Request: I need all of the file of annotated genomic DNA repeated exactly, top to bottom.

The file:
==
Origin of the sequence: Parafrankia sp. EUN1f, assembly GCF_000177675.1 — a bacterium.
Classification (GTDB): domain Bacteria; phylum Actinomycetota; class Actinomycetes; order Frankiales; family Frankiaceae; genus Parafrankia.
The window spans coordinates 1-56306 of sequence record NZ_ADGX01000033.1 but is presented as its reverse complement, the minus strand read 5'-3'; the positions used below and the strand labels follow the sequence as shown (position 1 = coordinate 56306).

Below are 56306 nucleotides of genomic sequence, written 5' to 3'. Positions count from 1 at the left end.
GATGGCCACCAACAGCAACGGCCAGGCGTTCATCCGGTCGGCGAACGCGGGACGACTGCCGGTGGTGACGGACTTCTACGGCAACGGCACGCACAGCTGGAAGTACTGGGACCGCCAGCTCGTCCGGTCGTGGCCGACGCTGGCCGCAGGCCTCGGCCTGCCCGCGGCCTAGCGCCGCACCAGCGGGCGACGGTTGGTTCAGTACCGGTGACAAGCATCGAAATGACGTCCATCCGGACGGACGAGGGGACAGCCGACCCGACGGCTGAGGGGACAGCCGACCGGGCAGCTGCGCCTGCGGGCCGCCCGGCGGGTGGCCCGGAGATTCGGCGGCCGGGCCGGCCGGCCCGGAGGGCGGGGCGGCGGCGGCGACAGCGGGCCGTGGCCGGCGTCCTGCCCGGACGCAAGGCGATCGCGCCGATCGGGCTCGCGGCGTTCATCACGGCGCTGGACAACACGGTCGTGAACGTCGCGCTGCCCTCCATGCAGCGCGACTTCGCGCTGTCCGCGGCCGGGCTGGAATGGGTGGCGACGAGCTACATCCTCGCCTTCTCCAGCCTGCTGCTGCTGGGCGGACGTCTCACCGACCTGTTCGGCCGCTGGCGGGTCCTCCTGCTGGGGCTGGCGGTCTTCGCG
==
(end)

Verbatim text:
Origin of the sequence: Parafrankia sp. EUN1f, assembly GCF_000177675.1 — a bacterium.
Classification (GTDB): domain Bacteria; phylum Actinomycetota; class Actinomycetes; order Frankiales; family Frankiaceae; genus Parafrankia.
The window spans coordinates 1-56306 of sequence record NZ_ADGX01000033.1 but is presented as its reverse complement, the minus strand read 5'-3'; the positions used below and the strand labels follow the sequence as shown (position 1 = coordinate 56306).

Below are 56306 nucleotides of genomic sequence, written 5' to 3'. Positions count from 1 at the left end.
GATGGCCACCAACAGCAACGGCCAGGCGTTCATCCGGTCGGCGAACGCGGGACGACTGCCGGTGGTGACGGACTTCTACGGCAACGGCACGCACAGCTGGAAGTACTGGGACCGCCAGCTCGTCCGGTCGTGGCCGACGCTGGCCGCAGGCCTCGGCCTGCCCGCGGCCTAGCGCCGCACCAGCGGGCGACGGTTGGTTCAGTACCGGTGACAAGCATCGAAATGACGTCCATCCGGACGGACGAGGGGACAGCCGACCCGACGGCTGAGGGGACAGCCGACCGGGCAGCTGCGCCTGCGGGCCGCCCGGCGGGTGGCCCGGAGATTCGGCGGCCGGGCCGGCCGGCCCGGAGGGCGGGGCGGCGGCGGCGACAGCGGGCCGTGGCCGGCGTCCTGCCCGGACGCAAGGCGATCGCGCCGATCGGGCTCGCGGCGTTCATCACGGCGCTGGACAACACGGTCGTGAACGTCGCGCTGCCCTCCATGCAGCGCGACTTCGCGCTGTCCGCGGCCGGGCTGGAATGGGTGGCGACGAGCTACATCCTCGCCTTCTCCAGCCTGCTGCTGCTGGGCGGACGTCTCACCGACCTGTTCGGCCGCTGGCGGGTCCTCCTGCTGGGGCTGGCGGTCTTCGCG